JAIL terms should be considered for workplace bullies, the Australian Council of Trade Unions told a parliamentary inquiry on Wednesday.
The inquiry is looking into the effects of bullying at Australian workplaces on victims, workplace culture and what can be done to prevent it.
The inquiry was established after the Productivity Commission revealed workplace bullying could cost the nation as much as $36 billion every year.
ACTU assistant secretary Michael Borowick said workplace bullying had been neglected for too long, suggesting tougher penalties, including jail terms in extreme cases.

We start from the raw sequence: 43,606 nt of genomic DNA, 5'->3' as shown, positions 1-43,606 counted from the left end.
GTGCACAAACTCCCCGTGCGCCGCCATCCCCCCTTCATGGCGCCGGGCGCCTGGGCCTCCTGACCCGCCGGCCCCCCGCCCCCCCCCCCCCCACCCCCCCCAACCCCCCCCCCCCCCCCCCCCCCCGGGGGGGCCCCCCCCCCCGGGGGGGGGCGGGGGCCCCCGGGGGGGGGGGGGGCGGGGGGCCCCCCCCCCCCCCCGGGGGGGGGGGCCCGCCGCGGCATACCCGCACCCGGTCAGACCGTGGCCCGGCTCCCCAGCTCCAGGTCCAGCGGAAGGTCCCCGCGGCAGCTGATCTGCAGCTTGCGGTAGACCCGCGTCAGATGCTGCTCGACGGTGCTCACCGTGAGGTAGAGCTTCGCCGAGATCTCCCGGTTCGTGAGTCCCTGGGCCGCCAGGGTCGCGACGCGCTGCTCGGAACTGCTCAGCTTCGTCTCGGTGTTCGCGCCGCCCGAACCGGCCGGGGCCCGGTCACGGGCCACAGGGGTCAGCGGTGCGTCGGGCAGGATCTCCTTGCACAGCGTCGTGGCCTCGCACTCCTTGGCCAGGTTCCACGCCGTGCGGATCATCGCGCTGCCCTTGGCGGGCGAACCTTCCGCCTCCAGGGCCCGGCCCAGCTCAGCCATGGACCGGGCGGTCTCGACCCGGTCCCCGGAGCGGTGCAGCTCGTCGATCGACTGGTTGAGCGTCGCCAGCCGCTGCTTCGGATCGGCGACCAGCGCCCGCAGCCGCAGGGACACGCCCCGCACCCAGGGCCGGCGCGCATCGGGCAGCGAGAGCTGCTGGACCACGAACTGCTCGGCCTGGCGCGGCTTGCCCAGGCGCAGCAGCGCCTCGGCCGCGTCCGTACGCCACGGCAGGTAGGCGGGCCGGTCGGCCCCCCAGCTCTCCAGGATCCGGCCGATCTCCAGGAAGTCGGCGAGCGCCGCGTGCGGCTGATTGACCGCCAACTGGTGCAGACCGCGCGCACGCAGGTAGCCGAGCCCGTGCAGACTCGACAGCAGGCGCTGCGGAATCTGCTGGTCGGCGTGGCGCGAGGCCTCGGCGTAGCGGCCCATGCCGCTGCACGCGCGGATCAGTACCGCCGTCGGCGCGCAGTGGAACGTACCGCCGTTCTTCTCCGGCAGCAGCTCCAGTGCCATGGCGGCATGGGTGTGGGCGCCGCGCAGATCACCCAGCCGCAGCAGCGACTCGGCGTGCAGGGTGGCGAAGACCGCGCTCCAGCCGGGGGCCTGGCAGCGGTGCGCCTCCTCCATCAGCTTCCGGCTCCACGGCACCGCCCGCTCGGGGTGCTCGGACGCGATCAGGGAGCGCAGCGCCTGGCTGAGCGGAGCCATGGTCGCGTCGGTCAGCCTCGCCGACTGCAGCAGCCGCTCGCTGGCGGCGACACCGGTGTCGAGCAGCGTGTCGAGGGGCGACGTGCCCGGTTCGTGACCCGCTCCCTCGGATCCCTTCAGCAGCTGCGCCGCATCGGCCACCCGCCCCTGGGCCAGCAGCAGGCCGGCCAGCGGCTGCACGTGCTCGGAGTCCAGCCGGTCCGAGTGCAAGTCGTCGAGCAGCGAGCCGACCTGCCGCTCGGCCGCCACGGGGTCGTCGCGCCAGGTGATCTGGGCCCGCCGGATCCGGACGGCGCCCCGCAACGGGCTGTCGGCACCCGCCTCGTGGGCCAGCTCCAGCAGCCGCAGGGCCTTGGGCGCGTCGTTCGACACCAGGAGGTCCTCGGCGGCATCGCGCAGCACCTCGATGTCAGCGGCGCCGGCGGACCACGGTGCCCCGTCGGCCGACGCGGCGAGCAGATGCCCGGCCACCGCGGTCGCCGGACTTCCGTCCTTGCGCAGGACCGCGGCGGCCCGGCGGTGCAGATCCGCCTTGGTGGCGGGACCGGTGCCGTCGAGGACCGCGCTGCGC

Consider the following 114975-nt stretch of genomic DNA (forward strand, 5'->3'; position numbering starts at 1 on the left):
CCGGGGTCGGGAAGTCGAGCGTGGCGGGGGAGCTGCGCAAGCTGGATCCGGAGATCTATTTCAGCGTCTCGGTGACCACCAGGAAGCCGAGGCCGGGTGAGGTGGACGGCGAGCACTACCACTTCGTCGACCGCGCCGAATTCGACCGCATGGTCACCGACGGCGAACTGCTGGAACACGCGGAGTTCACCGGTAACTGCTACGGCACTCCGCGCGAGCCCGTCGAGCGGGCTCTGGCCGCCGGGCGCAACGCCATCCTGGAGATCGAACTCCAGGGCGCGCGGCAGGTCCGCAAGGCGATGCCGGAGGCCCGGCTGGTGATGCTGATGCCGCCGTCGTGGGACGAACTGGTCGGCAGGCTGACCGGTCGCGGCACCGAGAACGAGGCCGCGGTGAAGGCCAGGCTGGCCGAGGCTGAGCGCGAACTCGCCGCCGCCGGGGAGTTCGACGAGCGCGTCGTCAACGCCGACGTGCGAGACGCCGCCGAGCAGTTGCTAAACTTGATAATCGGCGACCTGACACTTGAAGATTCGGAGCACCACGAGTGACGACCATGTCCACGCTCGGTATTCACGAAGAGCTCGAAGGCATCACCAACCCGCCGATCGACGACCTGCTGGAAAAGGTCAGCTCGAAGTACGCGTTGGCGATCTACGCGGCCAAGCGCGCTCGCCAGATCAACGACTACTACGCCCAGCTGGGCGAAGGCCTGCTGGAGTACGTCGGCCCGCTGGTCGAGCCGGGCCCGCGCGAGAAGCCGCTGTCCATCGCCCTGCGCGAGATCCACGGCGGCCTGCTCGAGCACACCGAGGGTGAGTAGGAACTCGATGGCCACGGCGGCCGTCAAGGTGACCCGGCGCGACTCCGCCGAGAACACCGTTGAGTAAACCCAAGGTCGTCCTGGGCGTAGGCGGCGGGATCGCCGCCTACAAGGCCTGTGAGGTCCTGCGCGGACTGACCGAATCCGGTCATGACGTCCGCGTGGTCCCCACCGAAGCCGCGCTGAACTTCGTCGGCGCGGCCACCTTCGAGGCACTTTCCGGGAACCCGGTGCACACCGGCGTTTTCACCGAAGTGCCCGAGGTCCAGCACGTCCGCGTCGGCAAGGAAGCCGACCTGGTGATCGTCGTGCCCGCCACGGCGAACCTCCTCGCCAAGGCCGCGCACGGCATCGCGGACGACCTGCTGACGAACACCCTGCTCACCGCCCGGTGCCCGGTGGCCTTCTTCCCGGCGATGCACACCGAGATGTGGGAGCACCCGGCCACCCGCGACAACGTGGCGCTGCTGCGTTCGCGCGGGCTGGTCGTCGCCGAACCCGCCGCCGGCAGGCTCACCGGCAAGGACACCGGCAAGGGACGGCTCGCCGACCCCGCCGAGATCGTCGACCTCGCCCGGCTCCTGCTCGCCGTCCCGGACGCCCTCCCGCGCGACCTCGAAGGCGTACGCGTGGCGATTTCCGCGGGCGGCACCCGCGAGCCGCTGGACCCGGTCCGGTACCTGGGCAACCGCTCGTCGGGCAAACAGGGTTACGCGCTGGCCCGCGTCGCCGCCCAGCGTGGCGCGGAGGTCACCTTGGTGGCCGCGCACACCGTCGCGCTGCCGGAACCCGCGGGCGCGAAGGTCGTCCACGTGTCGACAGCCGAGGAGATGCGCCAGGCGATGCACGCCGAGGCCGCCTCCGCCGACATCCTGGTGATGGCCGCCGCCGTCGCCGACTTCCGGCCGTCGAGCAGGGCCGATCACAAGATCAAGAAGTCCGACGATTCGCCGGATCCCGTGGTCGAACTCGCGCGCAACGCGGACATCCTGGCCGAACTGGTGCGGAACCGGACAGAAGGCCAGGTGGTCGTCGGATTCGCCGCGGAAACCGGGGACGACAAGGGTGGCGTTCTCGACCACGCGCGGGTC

"Although we need tougher penalties, it is more important that we change workplace culture to ensure bullying does not happen in the first place," he said. "Everyone is entitled to respect at work.
"The effects of bullying are serious, many people who are bullied report depression or other mental health issues and have difficulty returning to work."
Mr Borowick said it was not good enough for employers to ignore bullying. He said employers had to acknowledge their responsibility to provide a safe working environment for workers.
"We need a forum to easily resolve bullying complaints before they escalate.
"Bullying behaviour on its own should be enough to trigger a complaint, rather than waiting for an injury to occur."
The House of Representatives inquiry was initiated by Workplace Relations Minister Bill Shorten in May, and was unlikely to report back before the end of the year.